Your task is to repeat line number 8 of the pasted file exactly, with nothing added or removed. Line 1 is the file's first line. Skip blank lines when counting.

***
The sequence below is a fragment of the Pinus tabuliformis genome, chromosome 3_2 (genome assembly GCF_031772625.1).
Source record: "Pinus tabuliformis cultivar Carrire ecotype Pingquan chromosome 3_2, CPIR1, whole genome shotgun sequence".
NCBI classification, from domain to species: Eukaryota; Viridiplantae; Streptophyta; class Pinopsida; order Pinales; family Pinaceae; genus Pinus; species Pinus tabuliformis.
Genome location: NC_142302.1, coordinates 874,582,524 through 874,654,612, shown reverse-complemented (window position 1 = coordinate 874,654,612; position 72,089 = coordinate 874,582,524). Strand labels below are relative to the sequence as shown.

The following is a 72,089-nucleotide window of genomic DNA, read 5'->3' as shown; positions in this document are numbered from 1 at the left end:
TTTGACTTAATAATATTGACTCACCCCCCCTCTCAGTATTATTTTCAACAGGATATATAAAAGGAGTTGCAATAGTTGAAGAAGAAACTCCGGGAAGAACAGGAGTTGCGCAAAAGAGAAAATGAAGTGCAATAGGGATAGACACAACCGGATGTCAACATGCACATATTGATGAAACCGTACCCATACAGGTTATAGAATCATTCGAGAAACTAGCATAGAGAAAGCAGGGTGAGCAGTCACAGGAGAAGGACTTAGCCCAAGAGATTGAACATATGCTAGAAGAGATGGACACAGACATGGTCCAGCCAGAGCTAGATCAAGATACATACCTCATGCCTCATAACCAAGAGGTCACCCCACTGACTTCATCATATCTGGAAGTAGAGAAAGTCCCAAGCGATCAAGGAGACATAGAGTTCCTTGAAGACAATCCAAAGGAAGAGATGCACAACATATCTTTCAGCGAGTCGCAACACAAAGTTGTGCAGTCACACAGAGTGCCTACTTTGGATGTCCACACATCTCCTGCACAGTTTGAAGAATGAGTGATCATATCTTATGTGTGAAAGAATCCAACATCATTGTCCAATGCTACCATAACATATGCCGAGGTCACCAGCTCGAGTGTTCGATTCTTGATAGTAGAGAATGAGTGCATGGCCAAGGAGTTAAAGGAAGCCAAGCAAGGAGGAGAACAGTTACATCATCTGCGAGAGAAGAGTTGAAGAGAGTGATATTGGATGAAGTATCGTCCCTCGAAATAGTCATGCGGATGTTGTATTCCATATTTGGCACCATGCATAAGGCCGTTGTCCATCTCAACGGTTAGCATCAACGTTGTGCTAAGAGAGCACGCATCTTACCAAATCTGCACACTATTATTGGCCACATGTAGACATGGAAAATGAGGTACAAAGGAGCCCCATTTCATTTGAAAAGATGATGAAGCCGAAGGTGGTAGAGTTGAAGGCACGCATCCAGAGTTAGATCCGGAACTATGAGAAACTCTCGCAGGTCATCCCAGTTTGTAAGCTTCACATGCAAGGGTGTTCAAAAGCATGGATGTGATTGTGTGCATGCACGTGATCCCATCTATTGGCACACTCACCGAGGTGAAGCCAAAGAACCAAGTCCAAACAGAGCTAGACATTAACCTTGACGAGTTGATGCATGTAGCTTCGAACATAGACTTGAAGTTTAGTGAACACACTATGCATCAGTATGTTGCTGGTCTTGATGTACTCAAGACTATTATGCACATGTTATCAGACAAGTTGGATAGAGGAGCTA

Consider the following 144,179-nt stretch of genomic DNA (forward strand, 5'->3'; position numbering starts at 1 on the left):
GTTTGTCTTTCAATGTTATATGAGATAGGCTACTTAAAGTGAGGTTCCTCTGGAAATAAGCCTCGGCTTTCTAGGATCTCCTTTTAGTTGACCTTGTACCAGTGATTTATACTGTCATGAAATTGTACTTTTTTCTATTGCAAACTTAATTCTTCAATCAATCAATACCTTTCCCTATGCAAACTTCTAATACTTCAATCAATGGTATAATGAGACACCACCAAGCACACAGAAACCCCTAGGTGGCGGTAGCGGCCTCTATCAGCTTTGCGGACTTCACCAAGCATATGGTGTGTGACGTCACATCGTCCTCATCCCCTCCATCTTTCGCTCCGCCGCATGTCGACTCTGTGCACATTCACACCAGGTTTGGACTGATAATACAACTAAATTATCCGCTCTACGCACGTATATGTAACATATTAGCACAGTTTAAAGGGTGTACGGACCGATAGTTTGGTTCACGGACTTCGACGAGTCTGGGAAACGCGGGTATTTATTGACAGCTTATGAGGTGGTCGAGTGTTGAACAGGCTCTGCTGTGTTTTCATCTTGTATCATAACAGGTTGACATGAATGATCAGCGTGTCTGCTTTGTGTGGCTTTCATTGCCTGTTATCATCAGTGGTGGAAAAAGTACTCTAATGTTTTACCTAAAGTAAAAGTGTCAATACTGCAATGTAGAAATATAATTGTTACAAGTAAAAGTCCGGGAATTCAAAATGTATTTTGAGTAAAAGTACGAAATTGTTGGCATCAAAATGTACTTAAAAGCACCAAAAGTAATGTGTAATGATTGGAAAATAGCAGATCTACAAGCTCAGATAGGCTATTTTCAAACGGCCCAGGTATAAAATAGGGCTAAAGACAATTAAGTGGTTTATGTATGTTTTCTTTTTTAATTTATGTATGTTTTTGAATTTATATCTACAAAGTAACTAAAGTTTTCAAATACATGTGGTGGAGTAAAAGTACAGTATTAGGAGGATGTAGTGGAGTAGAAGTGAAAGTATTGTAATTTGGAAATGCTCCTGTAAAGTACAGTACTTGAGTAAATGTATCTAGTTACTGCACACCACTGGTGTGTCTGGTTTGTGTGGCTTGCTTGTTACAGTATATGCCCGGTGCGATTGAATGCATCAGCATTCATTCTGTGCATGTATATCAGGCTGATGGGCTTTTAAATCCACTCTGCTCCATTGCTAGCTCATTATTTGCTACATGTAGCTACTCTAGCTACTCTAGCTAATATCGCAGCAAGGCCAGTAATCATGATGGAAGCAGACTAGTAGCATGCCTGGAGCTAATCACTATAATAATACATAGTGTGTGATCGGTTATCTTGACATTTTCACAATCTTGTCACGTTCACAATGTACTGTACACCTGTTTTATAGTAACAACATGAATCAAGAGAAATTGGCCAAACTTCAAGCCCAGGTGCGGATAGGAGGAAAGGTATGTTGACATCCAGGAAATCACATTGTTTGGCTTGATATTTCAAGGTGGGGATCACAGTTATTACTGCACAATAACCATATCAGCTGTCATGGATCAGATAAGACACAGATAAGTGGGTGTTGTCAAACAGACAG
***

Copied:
GTTTGTCTTTCAATGTTATATGAGATAGGCTACTTAAAGTGAGGTTCCTCTGGAAATAAGCCTCGGCTTTCTAGGATCTCCTTTTAGTTGACCTTGTACCAGTGATTTATACTGTCATGAAATTGTACTTTTTTCTATTGCAAACTTAATTCTTCAATCAATCAATACCTTTCCCTATGCAAACTTCTAATACTTCAATCAATGGTATAATGAGACACCACCAAGCACACAGAAACCCCTAGGTGGCGGTAGCGGCCTCTATCAGCTTTGCGGACTTCACCAAGCATATGGTGTGTGACGTCACATCGTCCTCATCCCCTCCATCTTTCGCTCCGCCGCATGTCGACTCTGTGCACATTCACACCAGGTTTGGACTGATAATACAACTAAATTATCCGCTCTACGCACGTATATGTAACATATTAGCACAGTTTAAAGGGTGTACGGACCGATAGTTTGGTTCACGGACTTCGACGAGTCTGGGAAACGCGGGTATTTATTGACAGCTTATGAGGTGGTCGAGTGTTGAACAGGCTCTGCTGTGTTTTCATCTTGTATCATAACAGGTTGACATGAATGATCAGCGTGTCTGCTTTGTGTGGCTTTCATTGCCTGTTATCATCAGTGGTGGAAAAAGTACTCTAATGTTTTACCTAAAGTAAAAGTGTCAATACTGCAATGTAGAAATATAATTGTTACAAGTAAAAGTCCGGGAATTCAAAATGTATTTTGAGTAAAAGTACGAAATTGTTGGCATCAAAATGTACTTAAAAGCACCAAAAGTAATGTGTAATGATTGGAAAATAGCAGATCTACAAGCTCAGATAGGCTATTTTCAAACGGCCCAGGTATAAAATAGGGCTAAAGACAATTAAGTGGTTTATGTATGTTTTCTTTTTTAATTTATGTATGTTTTTGAATTTATATCTACAAAGTAACTAAAGTTTTCAAATACATGTGGTGGAGTAAAAGTACAGTATTAGGAGGATGTAGTGGAGTAGAAGTGAAAGTATTGTAATTTGGAAATGCTCCTGTAAAGTACAGTACTTGAGTAAATGTATCTAGTTACTGCACACCACTGGTGTGTCTGGTTTGTGTGGCTTGCTTGTTACAGTATATGCCCGGTGCGATTGAATGCATCAGCATTCATTCTGTGCATGTATATCAGGCTGATGGGCTTTTAAATCCACTCTGCTCCATTGCTAGCTCATTATTTGCTACATGTAGCTACTCTAGCTACTCTAGCTAATATCGCAGCAAGGCCAGTAATCATGATGGAAGCAGACTAGTAGCATGCCTGGAGCTAATCACTATAATAATACATAGTGTGTGATCGGTTATCTTGACATTTTCACAATCTTGTCACGTTCACAATGTACTGTACACCTGTTTTATAGTAACAACATGAATCAAGAGAAATTGGCCAAACTTCAAGCCCAGGTGCGGATAGGAGGAAAGGTATGTTGACATCCAGGAAATCACATTGTTTGGCTTGATATTTCAAGGTGGGGATCACAGTTATTACTGCACAATAACCATATCAGCTGTCATGGATCAGATAAGACACAGATAAGTGGGTGTTGTCAAACAGACAG